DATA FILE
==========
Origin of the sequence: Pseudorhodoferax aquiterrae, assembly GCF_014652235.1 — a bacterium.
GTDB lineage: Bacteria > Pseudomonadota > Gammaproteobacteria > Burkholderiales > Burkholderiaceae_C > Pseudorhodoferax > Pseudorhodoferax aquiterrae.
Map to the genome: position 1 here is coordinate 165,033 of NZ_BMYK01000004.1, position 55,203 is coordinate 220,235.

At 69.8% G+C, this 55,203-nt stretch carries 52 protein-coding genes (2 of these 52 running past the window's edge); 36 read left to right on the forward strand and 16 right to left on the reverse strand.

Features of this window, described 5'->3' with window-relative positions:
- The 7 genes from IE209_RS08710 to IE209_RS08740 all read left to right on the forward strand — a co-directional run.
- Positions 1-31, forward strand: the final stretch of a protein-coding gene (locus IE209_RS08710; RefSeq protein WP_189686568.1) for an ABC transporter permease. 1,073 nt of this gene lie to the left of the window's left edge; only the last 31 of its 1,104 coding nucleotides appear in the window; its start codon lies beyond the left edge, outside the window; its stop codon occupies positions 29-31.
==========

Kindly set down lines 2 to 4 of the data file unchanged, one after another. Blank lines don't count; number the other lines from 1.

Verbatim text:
GTDB lineage: Bacteria > Pseudomonadota > Gammaproteobacteria > Burkholderiales > Burkholderiaceae_C > Pseudorhodoferax > Pseudorhodoferax aquiterrae.
Map to the genome: position 1 here is coordinate 165,033 of NZ_BMYK01000004.1, position 55,203 is coordinate 220,235.

At 69.8% G+C, this 55,203-nt stretch carries 52 protein-coding genes (2 of these 52 running past the window's edge); 36 read left to right on the forward strand and 16 right to left on the reverse strand.